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Sida Wsp Meeting Edits Gpo + Ys 18 August 2009

Sida Wsp Meeting Edits Gpo + Ys 18 August 2009






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  • This slide is a lead-in to the next few case studies
  • 5 Communities: Sechura (Piura); Tabalosa (Tarapoto) ; Nauta (Iquitos) ; Laredo (Trujillo) Talavera (Andahuaylas)
  • 5 Communities: Sechura (Piura); Tabalosa (Tarapoto) ; Nauta (Iquitos) ; Laredo (Trujillo) Talavera (Andahuaylas)
  • 5 Communities: Sechura (Piura); Tabalosa (Tarapoto) ; Nauta (Iquitos) ; Laredo (Trujillo) Talavera (Andahuaylas)

Sida Wsp Meeting Edits Gpo + Ys 18 August 2009 Sida Wsp Meeting Edits Gpo + Ys 18 August 2009 Presentation Transcript

  • Lessons from the Water & Sanitation Sector
    How WSS can contribute to
    Decentralization, Governance,and Local-Government capacity building
    August 2009
  • Natural nexus between:
    Local government
    capacity building
    Basic service delivery
    • Basic service delivery is most effectively managed at a decentralized level.
    • One of the most visible decentralized activities (WSS including solid waste management).
  • Lessons from WSPDecentralization & Service Delivery
    Decentralization trend in many countries:
    • Political, administrative or service delivery reasons.
    WSP focus is on service delivery gains & capacity
    • Large scale cross-cutting (e.g. India and Bangladesh).
    • Issue and sector specific (e.g. Peru and Indonesia).
  • Lessons from WSPDecentralization & Service Delivery
    Not a panacea, but decentralization can enhance service delivery
    • Addressing institutional roadblocks to service improvements.
    • Increased management capacity (local level).
    • Assigning roles & responsibilities.
    • Empowering citizens and improving accountability.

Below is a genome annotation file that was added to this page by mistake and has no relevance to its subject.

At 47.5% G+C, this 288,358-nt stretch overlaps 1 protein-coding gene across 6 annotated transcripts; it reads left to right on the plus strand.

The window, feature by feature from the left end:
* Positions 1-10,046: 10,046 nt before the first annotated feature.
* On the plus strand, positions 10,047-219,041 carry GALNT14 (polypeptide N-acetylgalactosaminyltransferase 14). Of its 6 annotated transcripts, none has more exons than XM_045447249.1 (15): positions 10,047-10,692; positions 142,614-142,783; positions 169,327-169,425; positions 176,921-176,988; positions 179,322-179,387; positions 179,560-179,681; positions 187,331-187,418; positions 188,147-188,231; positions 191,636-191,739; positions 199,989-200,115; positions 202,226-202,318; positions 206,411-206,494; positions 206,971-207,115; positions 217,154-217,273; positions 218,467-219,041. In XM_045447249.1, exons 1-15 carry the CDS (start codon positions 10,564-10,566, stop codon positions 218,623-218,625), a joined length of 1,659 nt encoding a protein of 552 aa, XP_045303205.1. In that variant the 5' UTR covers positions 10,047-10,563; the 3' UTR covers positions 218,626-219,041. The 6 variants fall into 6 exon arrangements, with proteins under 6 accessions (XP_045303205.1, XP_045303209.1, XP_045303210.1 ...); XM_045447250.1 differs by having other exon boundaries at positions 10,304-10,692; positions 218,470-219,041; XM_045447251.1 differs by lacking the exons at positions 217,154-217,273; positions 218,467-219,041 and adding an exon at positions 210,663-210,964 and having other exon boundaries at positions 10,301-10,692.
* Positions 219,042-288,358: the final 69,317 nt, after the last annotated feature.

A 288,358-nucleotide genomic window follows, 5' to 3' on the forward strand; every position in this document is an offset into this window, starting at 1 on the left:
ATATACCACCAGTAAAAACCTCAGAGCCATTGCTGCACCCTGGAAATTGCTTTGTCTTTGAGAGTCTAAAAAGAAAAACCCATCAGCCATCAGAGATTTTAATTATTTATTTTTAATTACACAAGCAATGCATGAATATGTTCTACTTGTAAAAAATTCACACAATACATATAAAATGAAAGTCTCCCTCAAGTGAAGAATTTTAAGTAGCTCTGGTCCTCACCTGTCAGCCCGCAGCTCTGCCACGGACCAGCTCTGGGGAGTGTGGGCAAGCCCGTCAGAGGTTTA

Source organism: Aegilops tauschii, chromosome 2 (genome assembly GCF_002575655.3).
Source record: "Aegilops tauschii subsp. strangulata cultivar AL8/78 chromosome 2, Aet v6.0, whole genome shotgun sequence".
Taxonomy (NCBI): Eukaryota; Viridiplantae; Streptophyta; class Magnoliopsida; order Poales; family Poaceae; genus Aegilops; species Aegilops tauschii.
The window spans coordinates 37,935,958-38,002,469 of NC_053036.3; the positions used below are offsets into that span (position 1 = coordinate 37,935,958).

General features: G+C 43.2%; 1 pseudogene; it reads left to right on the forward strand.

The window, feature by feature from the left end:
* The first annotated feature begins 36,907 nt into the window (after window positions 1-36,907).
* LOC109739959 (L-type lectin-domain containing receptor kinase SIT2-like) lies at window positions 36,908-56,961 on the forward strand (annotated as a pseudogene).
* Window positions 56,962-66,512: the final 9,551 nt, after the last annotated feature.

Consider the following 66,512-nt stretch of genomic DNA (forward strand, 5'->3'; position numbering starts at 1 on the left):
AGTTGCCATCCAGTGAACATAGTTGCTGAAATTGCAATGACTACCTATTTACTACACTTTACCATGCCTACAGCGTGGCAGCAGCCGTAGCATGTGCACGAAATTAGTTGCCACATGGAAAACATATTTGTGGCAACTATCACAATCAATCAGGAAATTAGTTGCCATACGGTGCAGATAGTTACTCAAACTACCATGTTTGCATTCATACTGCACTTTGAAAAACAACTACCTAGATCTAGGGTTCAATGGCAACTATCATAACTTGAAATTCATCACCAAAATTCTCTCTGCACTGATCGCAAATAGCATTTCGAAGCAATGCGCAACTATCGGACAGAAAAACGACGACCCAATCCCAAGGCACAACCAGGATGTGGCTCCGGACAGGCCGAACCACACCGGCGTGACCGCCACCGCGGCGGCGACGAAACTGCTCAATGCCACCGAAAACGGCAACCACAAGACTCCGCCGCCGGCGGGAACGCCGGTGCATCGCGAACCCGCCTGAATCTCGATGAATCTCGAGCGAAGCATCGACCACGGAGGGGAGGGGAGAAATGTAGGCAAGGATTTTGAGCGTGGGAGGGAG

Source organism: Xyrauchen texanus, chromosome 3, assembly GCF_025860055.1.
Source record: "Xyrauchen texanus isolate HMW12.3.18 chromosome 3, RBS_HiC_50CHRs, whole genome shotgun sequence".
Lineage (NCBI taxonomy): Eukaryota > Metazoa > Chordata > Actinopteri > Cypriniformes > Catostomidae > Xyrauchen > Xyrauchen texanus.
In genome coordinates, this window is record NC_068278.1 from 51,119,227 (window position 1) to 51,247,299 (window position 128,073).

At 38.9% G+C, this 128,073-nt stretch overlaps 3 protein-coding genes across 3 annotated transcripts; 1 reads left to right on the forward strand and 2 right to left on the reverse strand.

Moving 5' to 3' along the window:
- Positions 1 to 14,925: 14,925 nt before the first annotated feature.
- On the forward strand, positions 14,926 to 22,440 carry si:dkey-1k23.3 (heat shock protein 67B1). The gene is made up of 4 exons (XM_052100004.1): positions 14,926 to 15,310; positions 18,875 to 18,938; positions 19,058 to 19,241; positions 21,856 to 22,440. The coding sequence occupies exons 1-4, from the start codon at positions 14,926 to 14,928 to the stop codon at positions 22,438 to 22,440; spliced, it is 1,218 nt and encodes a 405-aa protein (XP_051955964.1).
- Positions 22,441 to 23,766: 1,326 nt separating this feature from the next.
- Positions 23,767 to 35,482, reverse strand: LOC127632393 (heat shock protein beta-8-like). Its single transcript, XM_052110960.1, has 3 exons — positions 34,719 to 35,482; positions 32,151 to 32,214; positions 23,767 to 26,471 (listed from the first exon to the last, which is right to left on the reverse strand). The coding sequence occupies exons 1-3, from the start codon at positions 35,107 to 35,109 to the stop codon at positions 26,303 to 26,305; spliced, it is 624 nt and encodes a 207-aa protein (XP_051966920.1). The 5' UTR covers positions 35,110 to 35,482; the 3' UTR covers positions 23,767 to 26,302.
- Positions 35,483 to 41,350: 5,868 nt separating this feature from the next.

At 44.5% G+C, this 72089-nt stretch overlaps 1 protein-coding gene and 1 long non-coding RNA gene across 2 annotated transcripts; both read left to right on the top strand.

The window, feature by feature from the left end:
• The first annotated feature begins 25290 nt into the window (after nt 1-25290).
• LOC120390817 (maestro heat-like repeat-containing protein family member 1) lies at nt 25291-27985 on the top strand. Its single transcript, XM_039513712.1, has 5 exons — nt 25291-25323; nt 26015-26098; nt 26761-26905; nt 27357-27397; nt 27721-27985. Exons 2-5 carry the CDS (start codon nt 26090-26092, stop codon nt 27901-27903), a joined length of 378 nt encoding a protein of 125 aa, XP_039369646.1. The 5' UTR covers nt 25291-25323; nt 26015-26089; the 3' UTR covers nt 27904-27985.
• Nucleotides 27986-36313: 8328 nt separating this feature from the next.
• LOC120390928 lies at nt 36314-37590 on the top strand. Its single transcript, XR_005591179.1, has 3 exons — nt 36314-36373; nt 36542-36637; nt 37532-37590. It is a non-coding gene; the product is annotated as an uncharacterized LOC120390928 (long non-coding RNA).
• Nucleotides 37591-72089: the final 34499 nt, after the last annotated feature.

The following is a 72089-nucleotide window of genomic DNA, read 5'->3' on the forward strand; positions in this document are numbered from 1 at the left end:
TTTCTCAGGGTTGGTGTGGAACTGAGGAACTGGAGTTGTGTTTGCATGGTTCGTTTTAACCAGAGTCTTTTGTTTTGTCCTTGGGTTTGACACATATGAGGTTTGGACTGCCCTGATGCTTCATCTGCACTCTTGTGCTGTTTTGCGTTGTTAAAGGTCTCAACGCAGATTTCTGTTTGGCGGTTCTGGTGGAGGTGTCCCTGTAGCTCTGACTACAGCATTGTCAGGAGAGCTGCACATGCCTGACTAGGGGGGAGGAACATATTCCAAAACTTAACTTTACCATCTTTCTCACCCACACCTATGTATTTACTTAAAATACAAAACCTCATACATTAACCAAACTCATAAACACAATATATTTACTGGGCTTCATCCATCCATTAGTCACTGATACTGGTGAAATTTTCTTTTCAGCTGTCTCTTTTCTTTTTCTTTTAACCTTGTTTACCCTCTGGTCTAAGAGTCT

• Overlapping
    Weak citizen
    Lack of
    Lack of
    Strengthening decentralizationthrough improved service delivery
    Institutions for better services
    • Policy frameworks
    • Separate policy, regulation and ops
    • Clearly assigned powers of levels
    • Multi-year planning
    Fiscal Flows
    Reforms for service delivery outcomes
    • Operational autonomy at local level
    • Performance management
    • Reliable information for monitoring
    • Citizen empowerment & participation
    to citizens
    Fiscal & financial incentives
    • Outcome focused transfers
    • Hard budget constraint
    • Both revenue & expenditure reform
    • Accounting reform
    • Decentralization often highly politicized issue:
    • Demands sound analysis of political economy.
    • Get the focus right:
    • Systems and policies, not just training at local level.
    • Stay evidence based.
    • Practical experience needed: Issue-specific (e.g. sanitation) or integrated or both.
    • Opportunities to influence other sectors.
    • Peer learning.
    • Harmonization among international agencies to support government policies.
    How development partners can supportdecentralization
  • India
    WSP-SIDA support to urban reform
    • Formal decentralization, but ambiguity of roles; higher tier control; fiscal unpredictability, rewards new assets, not maintenance.
    • Increased infrastructure investment but no 24/7, poor quality services.
    • Customers use alternative providers & coping infrastructure: the poor continue to struggle.
    • Severe health, environmental & economic costs.
  • India
    WSP-SIDA support to urban reform
    WSP-SIDA emphasis
    • Improved transparency: benchmark, monitor, data, disclosure.
    • Fiscal & policy incentives for reform.
    • Strategy development at all tiers.
    • City level assessments & planning.
    • Provider performance improvement.
    • Local-level capacity building.
    • Citizen voice.
  • India
    Results of WSP-SIDA partnership
    Evidence-based policy dialogue
    • Fiscal framework global best practice & trends in India.
    • Helped design $3bn JNNURM grant as fiscal support for service delivery reform.
    • National Urban Sanitation Policy design on basis of sector assessment & consultations.
    • Profile of urban priorities tangibly raised.
    • City-level learning fed back to policy level.
  • India
    Results of WSP-SIDA partnership